University scientism and American economic interests

Mitchell B. Langbert
  • Industry and Higher Education, March 2018, SAGE Publications
  • DOI: 10.1177/0950422218765664

University Scientism and Political Correctness

What is it about?

"University Scientism and American Economic Interests" traces the history of the development of universities in the Gilded Age and Progressive eras. It looks at several patterns: histories of the development of social science, histories of philanthropic giving to universities, and sociological thinking about science. It also looks at philanthropic giving as of January 2018 and concludes that the pattern of philanthropic giving to universities mirrors the elitist pattern of philanthropic giving of the Progressive era. The left-oriented, politically correct university of today was shaped by foundations interested in eliminating the Christian influence in the 19th century university, and today's left orientation and political correctness are a direct outcome of the proactive fashioning of universities by foundations. (The state, which also played an important role starting with World War I and the New Deal, will be treated in subsequent work.) Scientism enabled researchers to access foundation funds under the scientistic pretense that moralistic social science was science.

Why is it important?

Universities were largely shaped by institutions that wanted a specific, homogeneous culture dominated by a few research institutions. They also wanted to eliminate Christian influence. Universities' orientations have moved to the left as the preferences of elite donors have.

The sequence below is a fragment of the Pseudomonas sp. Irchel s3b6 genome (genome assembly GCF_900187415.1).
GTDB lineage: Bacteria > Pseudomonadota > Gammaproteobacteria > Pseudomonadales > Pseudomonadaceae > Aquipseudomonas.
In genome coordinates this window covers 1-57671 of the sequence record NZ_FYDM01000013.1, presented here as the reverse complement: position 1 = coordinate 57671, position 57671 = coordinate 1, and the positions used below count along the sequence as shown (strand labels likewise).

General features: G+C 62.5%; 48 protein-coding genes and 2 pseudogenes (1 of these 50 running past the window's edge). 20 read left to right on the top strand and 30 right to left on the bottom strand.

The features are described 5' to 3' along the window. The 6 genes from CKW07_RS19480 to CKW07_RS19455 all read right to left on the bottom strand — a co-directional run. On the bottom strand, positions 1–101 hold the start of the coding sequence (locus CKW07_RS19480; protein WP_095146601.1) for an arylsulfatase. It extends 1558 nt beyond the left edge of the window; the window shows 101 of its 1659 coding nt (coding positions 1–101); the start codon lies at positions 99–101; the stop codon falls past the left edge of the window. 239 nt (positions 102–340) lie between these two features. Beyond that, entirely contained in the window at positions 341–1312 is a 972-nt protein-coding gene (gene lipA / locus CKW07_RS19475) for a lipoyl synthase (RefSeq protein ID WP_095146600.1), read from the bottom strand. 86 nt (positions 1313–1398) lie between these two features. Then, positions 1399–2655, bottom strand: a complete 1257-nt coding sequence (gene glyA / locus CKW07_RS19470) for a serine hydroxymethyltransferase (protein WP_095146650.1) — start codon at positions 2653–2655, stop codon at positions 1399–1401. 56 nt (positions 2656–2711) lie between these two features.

Perspectives

Mitchell Langbert (Author)
City University of New York, Brooklyn College, Koppelman School of Business

Recently there have been claims (see, e.g. Neil Gross's Why Are Professors Liberal and Why Do Conservatives Care?) that personality and personnel selection are the chief "causes" of left and Democratic dominance in American universities. The claim is that those who are left politically have more psychological openness and come from ethnic or religious backgrounds associated with the Democratic Party. In this piece I show that powerful foundations largely shaped the modern university, and they had a direct interest in funding more left-wing institutions.

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http://dx.doi.org/10.1177/0950422218765664

The following have contributed to this page: Mitchell Langbert